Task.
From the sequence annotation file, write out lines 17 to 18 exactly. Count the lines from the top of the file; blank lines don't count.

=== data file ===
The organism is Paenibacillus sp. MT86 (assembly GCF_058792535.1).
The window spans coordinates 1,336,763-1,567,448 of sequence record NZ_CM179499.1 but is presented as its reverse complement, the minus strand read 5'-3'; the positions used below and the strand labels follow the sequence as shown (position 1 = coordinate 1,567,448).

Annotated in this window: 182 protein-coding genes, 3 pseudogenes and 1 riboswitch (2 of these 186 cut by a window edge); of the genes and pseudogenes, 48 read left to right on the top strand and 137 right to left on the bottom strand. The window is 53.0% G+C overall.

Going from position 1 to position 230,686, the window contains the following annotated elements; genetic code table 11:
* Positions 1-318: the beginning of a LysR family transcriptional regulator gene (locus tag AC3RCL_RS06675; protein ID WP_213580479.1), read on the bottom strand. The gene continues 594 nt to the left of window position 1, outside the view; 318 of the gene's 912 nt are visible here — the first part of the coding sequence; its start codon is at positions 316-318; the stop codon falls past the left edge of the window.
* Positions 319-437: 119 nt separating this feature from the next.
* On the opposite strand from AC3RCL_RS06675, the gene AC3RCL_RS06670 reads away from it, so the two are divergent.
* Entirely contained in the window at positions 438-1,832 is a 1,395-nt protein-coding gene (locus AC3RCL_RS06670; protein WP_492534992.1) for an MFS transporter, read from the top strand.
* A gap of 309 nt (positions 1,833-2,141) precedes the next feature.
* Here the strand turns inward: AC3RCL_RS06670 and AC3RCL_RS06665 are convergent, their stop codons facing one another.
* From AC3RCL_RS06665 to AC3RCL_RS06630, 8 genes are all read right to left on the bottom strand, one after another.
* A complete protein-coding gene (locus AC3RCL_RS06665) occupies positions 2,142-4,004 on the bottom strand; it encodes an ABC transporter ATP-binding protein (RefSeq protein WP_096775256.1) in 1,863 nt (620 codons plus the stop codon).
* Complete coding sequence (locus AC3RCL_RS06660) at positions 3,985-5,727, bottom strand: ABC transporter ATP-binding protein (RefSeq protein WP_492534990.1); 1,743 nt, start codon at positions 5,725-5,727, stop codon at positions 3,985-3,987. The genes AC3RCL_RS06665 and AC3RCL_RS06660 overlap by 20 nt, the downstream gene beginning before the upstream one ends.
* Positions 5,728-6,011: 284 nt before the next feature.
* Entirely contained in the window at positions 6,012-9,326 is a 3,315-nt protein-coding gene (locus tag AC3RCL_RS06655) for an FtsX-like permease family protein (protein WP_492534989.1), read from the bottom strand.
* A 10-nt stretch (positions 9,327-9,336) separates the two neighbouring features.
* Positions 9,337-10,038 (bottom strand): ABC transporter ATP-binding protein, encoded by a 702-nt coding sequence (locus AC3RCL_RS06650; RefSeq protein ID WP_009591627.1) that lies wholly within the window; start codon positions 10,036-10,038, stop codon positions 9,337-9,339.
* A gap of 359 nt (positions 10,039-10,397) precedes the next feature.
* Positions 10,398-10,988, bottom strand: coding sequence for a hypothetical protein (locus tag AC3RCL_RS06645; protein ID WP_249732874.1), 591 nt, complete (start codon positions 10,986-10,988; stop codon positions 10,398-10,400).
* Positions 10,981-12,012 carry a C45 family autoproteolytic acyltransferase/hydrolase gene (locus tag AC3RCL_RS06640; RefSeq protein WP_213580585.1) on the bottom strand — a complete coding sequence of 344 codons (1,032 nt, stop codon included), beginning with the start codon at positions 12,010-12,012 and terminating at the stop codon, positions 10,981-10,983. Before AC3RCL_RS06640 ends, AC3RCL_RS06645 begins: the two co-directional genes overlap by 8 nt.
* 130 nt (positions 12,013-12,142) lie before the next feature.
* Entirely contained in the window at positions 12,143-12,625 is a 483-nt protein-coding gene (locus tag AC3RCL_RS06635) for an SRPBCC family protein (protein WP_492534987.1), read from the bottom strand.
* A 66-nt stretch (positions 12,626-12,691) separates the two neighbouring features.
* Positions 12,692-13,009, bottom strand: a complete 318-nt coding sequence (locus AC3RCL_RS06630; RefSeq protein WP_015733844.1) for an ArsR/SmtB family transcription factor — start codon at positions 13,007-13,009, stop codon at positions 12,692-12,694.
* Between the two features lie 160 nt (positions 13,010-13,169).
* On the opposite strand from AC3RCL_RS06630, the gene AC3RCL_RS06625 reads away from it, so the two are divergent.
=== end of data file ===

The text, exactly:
* Positions 9,337-10,038 (bottom strand): ABC transporter ATP-binding protein, encoded by a 702-nt coding sequence (locus AC3RCL_RS06650; RefSeq protein ID WP_009591627.1) that lies wholly within the window; start codon positions 10,036-10,038, stop codon positions 9,337-9,339.
* A gap of 359 nt (positions 10,039-10,397) precedes the next feature.